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Mathematics of the Slider Cranks >

4. Topological Extensions of the Slider
Crank

The lengths, *a* and *b*, of the
links, *CA*
and *AB* can be varied arbitrarily (except that for the crank to
turn all
the way around we must have *b *> *a*). In addition,
the links do
not need to be straight as long as they are rigid. In this sense the
slider
crank is topological. Further in this direction, we can, in theory,
make the
path *CE*, along which the slider is constrained, any smooth
curve we
want. But in practice most constraint
curves would not produce a useful mechanism nor even a mechanism whose
crank
would be able to turn though a complete revolution. However, there are
several
mechanism in the Reuleaux collection which are topological extensions
of the
slider crank with constraints other than a line or an offset line.

**D14**

D07**D08**

In the case, **D14**, the constraint curve is
the arc of
a circle with center at a point *P*. Thus, we can add a link from
*P*
to the slider *B* and the motion of the mechanism would not be
changed.
But, in that case, we could now remove the constraint curve completely
and let
the link to *P* constrain the slider. But then the slider is not
sliding
along anything and we have a four bar linkage. Thus the analysis of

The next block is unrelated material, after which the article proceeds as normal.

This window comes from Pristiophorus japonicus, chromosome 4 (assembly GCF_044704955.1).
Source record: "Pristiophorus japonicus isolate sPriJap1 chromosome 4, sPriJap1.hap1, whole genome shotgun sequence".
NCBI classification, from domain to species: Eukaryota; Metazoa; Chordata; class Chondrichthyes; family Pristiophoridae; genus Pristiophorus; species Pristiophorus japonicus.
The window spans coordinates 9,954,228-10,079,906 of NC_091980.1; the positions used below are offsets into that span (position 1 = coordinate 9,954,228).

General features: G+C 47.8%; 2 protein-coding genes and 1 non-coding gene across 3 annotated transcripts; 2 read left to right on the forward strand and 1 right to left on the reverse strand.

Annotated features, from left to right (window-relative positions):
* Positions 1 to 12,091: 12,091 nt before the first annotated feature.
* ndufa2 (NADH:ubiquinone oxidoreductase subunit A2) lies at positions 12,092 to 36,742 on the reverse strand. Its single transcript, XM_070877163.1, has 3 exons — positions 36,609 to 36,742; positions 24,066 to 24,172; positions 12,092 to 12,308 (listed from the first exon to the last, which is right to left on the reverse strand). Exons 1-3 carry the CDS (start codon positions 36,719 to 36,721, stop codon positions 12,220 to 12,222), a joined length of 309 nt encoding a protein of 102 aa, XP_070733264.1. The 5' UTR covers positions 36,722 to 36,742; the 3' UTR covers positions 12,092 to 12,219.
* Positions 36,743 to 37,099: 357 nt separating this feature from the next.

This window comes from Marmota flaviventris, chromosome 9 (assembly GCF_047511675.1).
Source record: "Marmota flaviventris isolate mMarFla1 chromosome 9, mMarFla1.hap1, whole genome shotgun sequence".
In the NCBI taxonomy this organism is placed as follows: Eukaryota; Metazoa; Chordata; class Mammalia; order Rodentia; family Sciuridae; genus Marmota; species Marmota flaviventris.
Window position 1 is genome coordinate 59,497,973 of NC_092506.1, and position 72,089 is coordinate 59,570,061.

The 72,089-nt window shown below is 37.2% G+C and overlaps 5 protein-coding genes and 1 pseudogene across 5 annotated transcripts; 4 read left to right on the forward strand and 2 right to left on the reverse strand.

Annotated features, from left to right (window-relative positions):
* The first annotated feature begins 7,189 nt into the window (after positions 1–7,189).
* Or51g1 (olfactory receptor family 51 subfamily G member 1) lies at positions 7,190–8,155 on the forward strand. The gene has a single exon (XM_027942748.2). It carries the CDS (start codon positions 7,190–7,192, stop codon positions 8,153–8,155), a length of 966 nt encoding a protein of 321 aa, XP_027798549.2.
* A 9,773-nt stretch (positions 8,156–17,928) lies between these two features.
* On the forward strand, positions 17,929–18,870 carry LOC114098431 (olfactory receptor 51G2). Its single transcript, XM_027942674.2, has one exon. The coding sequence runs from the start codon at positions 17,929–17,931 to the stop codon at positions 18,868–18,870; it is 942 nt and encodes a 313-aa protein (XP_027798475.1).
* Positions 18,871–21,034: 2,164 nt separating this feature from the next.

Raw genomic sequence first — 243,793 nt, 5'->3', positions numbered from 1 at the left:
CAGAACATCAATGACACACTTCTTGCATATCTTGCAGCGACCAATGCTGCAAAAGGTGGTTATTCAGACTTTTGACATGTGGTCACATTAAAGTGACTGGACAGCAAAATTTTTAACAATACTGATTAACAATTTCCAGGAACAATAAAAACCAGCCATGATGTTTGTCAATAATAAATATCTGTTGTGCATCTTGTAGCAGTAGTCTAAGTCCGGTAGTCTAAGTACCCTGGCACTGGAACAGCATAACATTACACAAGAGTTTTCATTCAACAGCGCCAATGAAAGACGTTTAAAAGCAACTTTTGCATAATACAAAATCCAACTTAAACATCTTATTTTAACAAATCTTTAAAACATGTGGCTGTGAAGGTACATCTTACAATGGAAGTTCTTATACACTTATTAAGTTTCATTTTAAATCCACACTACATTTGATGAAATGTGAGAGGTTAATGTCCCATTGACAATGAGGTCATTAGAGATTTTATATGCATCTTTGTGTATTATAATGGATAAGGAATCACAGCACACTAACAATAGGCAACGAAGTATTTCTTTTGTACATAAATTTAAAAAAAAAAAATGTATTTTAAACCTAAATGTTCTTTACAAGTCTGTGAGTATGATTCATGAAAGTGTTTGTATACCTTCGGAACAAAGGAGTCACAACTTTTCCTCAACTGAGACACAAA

this
mechanism is the same as a four-bar
linkage.

The mechanism **D07**
is an
inversion of the slider crank with the slider constraint *CE*
fixed. Note
that the slider *B* is now virtual. The point *A* is now a
slider
moving along a circle arc with center at *B*. This slider
arrangement replaces the link joining *A* to *B*.

Now image
straightening the arc
constraint in this model. As the constraint on *A* becomes more
and more
straight the virtual point *B* goes further and further down
until we
obtain **D08**. Here the virtual *B* is at infinity. This
mechanism is
sometimes the *Scotch Yoke Mechanism*.

Another topological variation of the slider crank is to curve all the links so that the links lie in concentric spherical shells.

**C06**

The analysis for the
regular
slider crank does not apply in this case because that analysis used
several
results from plane geometry. To analyze this *spherical slider crank*
(**C06**)
we must use results about spherical triangles. In this mechanism the
crank is
attached at *A* and thus it makes sense to use the
as our parameter.

Then *ABC *is a
spherical
triangle and we can apply the Spherical Law of Cosines, which
asserts:

where the lengths of
the links are
measured in radians. (The radian measure of a great circle arc on a
sphere is
the radian measure of the angle subtended by the arc from the center of
the
sphere; or, if the radius of the spherical shell is *R* then the
radian
measure of a great circle arc of length *l* is equal to *l/R*.)
For more information on spherical
trigonometry, see Chapter 20 of

Henderson,
David W., and Taimina,
David. *Experiencing Geometry: Euclidean and Non-Euclidean With
History*.
Upper Saddle River, NJ: Prentice Hall, 2005.

Go to:

1. Generic
Slider Crank (**C02**)

2. Inversions
of the Slider Crank (**C02**, **C05**, **D2**)

3. Offset
Slider Cranks (**D01**, **D03**)